I didn't start writing this post to slam my grandparents. Really. I was intending to write about Christmas for our family, which was indeed a fun, happy and positive time. We woke up, had our traditional Christmas breakfast (I usually make pancakes or waffles from scratch) and then we opened our gifts. After we exchanged gifts we got dressed and went to my in-laws to exchange gifts with them. They were their usual gracious and warm selves. I got to spend some time chatting with my sister-in-law which I don't get to do very often, and it was nice to have coffee and pie with my mother-in-law. My children got to give what they had picked out to their family and help with dinner as they were able.
I had to work Christmas night, so we left around eight o'clock. I fell asleep for the ride home and was deeply asleep for most of the ride. This would have been the case for the whole ride except we hit a humongous pot hole on the road and it kicked off our fuel pump. Our minivan stopped dead on the highway in the fast lane of traffic. The result was a ride in a state police cruiser to get my children to safety, after which we were able to drive our van home. The state trooper was very friendly and accommodating thank goodness.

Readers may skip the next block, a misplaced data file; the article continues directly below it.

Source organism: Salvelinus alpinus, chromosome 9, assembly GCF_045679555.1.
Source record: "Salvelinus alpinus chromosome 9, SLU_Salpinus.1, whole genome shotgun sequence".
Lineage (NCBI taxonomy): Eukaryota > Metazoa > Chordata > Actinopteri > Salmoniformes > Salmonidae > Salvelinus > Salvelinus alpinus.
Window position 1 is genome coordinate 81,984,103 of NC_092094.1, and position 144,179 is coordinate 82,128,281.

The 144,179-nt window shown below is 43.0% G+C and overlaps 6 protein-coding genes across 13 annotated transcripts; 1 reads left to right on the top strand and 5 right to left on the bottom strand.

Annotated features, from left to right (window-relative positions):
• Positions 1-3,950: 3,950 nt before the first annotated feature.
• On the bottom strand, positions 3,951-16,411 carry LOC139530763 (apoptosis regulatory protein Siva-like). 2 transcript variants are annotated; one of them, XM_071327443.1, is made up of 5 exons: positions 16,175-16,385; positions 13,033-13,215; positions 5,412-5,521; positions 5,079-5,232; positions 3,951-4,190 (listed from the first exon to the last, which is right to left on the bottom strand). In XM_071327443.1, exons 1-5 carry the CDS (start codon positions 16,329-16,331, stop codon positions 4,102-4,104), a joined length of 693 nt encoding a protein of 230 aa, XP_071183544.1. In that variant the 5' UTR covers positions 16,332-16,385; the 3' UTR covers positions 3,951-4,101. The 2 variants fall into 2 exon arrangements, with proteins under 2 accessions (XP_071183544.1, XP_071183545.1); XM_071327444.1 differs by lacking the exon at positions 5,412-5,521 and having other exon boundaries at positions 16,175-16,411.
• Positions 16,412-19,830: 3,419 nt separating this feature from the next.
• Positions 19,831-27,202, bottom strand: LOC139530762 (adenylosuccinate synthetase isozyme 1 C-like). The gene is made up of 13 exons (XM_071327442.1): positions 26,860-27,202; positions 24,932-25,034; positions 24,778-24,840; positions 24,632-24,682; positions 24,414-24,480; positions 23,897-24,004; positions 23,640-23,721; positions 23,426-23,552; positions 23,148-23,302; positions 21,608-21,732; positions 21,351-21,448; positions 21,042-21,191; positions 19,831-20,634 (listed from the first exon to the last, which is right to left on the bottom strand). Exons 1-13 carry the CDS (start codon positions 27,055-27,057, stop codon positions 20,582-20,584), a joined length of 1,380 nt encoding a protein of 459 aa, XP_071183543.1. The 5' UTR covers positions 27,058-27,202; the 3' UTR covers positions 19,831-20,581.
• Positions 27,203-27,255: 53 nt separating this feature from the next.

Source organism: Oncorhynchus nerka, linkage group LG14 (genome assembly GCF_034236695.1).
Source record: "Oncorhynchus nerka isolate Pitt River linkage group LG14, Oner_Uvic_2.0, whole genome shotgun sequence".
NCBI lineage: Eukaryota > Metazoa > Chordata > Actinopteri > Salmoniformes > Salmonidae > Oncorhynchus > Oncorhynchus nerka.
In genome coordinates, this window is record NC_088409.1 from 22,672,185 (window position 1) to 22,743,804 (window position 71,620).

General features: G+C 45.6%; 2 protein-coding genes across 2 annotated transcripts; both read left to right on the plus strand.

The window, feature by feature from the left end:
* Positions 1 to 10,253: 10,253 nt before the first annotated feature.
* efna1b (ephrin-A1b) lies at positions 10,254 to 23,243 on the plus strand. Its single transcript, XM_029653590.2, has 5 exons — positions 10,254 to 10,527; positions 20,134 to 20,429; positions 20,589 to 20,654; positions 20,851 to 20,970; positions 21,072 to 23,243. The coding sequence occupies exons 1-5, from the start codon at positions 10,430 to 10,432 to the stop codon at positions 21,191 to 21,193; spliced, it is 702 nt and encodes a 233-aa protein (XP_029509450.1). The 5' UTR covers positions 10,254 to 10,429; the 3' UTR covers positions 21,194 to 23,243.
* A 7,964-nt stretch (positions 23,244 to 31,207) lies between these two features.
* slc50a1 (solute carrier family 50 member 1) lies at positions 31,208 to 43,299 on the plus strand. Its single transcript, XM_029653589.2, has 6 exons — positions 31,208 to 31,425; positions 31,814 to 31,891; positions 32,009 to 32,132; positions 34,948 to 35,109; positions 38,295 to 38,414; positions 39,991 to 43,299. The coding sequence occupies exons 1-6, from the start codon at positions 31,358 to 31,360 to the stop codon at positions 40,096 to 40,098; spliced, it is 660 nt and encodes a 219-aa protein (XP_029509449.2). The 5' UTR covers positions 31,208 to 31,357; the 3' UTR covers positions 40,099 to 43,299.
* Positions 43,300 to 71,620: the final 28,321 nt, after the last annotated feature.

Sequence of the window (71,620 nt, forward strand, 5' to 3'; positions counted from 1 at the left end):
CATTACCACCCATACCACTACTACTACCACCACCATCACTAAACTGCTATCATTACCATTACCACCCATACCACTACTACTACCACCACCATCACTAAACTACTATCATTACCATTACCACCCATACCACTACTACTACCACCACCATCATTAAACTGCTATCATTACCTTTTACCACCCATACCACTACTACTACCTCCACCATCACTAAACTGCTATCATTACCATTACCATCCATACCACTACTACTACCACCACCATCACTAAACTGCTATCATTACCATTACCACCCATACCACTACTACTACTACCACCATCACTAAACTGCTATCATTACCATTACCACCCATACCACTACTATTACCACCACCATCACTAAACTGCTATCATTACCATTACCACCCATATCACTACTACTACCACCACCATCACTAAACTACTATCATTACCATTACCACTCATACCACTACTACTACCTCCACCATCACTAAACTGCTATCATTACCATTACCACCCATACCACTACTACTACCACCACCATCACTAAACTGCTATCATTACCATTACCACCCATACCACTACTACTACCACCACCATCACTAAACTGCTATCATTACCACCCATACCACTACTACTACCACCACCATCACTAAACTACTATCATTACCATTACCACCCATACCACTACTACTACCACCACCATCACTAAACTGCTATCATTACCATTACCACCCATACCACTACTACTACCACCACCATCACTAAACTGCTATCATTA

So why the talk about grandparents long dead and gone? I think its because the longer I am a parent and watch my husband's parents be grandparents, the more I see what grandparents should be. They love their grandchildren. They take care of them the best way they know how and they do right by them. Like Steve's parents do. I am so proud to call them my in-laws. I know that I can count on them. I know that if we are ever in trouble that they are there for us. I know that about Steve's brothers too. They are good, strong, men of character (they would make all kinds of blustery jokes about this if they read it, but its true). They were the first ones offering to help when we might be stranded Christmas night by the side of the highway. They let us know they would help us immediately if that were necessary. That kind of security and caring is priceless. I only wish I was as good a person as they are. I can only strive to be that good. Maybe my kids will learn from their example and not see my shortcomings. One can hope.
I will write more some other time, but for now I need to sign off. My husband is downstairs by himself. I should probably spend some time with him. I want to let him know how important he is and I doubt leaving him alone tells him anything about how important he is to me.
Here are my five things that I am grateful for today though:
1.) I am grateful that police officers take their charge to protect and serve seriously
2.) I am grateful that I have the brothers-in-law that I do
3.) I am grateful that my mother in law is a good cook
4.) I am grateful that we have loving caring family
5.) I am grateful for the kennel that is taking care of my dog Brady while I visit other family members. I will tell you about it some time soon.